Monday February 18, 2013
Constant delays hamper organ transplants in Malaysia
By SARBAN SINGH and C.S. NATHAN
SEREMBAN: More than 16,000 people remain on the waiting list for an organ transplant but fewer than 50 actual donors emerge each year.
The Health Ministry has attributed the low conversion rate to constant delays in harvesting available organs.
It is now targeting the organs and tissues of homicide and road accident victims as thousands of organs have gone to waste.
And it has told all government hospitals to abide by a “must-do list” to expedite the process.
The ministry's deputy director-general Datuk Dr Noor Hisham Abdullah said findings showed that some 55% of accident and homicide victims could have had their body parts harvested.
Suicides and accidents, he added, were often overlooked for harvesting since they involved police investigations and took a longer time to be completed, resulting in damage to the organs and tissues.
In the last decade, some 70,000 Malaysians perished in road accidents with the majority being in the 16 to 25 age group.
Among the organs and tissues that could be harvested were corneas, kidneys, lungs, heart valves, heart, liver, skin and bones.
The ministry, he said, had recently discussed the matter with the police and the judiciary who had agreed to play a more effective role in the management of such cases for the benefit of those waiting for transplants.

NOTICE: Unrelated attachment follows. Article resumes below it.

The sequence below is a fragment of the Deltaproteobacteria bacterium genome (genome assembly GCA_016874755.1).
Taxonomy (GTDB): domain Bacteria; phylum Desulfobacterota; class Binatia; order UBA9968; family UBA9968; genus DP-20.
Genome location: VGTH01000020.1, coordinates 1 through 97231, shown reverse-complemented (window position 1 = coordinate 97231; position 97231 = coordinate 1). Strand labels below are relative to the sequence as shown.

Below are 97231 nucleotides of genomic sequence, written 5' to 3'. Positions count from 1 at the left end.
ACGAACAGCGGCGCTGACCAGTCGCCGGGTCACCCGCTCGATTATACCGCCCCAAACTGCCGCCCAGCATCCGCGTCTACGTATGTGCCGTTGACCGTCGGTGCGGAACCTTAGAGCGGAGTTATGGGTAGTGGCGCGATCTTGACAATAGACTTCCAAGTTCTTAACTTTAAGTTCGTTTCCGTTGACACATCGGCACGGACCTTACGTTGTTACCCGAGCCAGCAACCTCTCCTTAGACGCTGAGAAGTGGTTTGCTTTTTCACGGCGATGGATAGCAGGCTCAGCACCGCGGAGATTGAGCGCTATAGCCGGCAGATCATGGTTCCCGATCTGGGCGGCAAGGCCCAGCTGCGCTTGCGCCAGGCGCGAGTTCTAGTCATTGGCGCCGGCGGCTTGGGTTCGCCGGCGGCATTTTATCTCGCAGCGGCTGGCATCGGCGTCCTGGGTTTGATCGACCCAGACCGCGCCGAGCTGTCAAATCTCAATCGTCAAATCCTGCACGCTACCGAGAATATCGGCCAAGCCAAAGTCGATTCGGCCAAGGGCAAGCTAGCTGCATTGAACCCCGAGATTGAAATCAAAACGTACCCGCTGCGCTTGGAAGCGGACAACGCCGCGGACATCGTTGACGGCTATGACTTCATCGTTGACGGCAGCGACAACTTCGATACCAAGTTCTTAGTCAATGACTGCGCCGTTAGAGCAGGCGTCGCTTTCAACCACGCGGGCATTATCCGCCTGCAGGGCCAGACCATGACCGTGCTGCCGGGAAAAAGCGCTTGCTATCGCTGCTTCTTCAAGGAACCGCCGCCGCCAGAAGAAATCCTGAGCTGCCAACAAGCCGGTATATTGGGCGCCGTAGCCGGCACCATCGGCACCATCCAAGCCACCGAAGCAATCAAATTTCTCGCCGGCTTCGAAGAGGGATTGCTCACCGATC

“The ministry, together with the police and the Federal Court have studied the present legal provisions to streamline the management of such cases,” he said in a circular.
The procedures, to be followed by the Tissue and Organ Procurement teams at each hospital, aimed at cutting down red tape in securing and processing the organs.
They range from obtaining the consent from the dead person's next-of-kin to harvest the organs to coordinating with police and the National Transplant Resource Centre in Kuala Lumpur.
Dr Noor Hisham said the teams would get written approval from the magistrate, “even if it is beyond office hours before the process can be carried out.”
“We must be quick as in some cases, we need to send specialist teams from the Kuala Lumpur Hospital, Selayang Hospital and the National Heart Institute,” he said.
Apart from the paperwork to be done from documenting police reports and the deceased's record numbers investigating officers must inspect the external condition of the donor's body, take the necessary photographs and classify the case before the organs and tissues are harvested.
Dr Noor Hashim assured that bodies would be handled with respect at all times.
“After the process is completed, the body will be sent to the mortuary for post-mortem and eventually handed to the family,” he said.
He said that the National Transplant Resource Centre would also educate policemen and magistrates “so that all parties could complement one another in a professional manner”.
Organs from road accident victims can be of big help